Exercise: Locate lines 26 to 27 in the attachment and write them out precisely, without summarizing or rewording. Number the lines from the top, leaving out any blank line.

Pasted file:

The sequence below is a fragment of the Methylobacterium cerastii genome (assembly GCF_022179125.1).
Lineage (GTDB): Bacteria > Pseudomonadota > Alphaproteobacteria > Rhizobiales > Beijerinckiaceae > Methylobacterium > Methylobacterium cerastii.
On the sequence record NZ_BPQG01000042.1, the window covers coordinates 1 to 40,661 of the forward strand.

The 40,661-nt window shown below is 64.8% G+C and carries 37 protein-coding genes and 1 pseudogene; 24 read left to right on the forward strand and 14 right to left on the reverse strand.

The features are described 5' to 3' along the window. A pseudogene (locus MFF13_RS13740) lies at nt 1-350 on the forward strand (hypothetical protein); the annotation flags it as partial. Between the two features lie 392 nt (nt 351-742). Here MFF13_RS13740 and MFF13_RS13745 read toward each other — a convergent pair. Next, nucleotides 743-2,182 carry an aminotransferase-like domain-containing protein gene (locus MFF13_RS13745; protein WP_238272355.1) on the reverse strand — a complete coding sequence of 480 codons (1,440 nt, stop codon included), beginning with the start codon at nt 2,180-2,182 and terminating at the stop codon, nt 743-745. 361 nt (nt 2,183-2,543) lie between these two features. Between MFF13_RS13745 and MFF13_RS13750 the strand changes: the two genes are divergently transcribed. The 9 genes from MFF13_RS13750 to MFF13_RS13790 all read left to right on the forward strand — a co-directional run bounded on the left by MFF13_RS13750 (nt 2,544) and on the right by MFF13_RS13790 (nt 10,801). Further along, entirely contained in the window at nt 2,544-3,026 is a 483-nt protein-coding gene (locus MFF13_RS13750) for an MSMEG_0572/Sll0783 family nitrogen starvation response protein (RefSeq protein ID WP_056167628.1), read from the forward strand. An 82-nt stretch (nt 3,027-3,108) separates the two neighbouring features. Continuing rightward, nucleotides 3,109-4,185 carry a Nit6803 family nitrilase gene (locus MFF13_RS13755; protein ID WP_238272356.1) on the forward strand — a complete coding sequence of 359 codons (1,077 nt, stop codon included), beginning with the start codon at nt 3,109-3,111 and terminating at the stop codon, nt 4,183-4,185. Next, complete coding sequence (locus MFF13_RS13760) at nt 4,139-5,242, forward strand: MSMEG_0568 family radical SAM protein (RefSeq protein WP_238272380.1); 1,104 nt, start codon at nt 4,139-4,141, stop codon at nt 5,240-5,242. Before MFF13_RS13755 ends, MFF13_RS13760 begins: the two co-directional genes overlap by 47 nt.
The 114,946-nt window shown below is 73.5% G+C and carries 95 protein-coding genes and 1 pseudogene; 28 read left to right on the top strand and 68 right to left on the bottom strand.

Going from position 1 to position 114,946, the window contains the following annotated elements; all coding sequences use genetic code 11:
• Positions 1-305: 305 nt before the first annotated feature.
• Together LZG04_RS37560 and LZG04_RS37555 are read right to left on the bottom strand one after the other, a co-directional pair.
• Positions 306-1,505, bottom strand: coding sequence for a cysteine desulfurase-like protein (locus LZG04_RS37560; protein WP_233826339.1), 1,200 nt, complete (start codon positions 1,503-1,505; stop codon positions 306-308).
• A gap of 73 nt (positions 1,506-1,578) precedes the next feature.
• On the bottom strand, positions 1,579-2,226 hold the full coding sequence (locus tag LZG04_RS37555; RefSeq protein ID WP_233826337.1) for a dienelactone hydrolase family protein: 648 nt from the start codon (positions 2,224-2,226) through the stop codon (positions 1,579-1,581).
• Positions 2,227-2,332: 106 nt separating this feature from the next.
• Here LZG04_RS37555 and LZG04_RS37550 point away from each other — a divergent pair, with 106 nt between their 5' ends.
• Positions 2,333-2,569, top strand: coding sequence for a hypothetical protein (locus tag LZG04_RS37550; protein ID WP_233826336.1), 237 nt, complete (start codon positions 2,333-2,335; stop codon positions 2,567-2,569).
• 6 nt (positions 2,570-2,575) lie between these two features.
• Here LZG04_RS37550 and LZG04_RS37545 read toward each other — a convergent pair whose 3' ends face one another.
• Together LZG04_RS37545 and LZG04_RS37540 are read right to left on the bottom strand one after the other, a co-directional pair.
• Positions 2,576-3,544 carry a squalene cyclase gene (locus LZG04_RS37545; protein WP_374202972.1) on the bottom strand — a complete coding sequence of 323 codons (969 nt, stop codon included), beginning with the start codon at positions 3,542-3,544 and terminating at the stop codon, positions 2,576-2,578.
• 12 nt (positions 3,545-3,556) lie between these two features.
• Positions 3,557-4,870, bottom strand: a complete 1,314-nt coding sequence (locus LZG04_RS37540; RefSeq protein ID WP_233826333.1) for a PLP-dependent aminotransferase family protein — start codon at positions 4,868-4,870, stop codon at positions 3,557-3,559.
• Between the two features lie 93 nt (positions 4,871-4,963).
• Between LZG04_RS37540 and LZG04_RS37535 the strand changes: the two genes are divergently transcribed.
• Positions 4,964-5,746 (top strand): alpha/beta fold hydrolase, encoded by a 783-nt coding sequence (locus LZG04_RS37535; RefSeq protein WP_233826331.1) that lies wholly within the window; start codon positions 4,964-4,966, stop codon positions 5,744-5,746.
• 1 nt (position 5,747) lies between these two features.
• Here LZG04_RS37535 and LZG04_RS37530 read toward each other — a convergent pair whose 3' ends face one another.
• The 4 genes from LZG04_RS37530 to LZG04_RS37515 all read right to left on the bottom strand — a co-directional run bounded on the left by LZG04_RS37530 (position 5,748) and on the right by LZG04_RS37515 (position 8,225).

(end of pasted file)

• Here LZG04_RS37535 and LZG04_RS37530 read toward each other — a convergent pair whose 3' ends face one another.
• The 4 genes from LZG04_RS37530 to LZG04_RS37515 all read right to left on the bottom strand — a co-directional run bounded on the left by LZG04_RS37530 (position 5,748) and on the right by LZG04_RS37515 (position 8,225).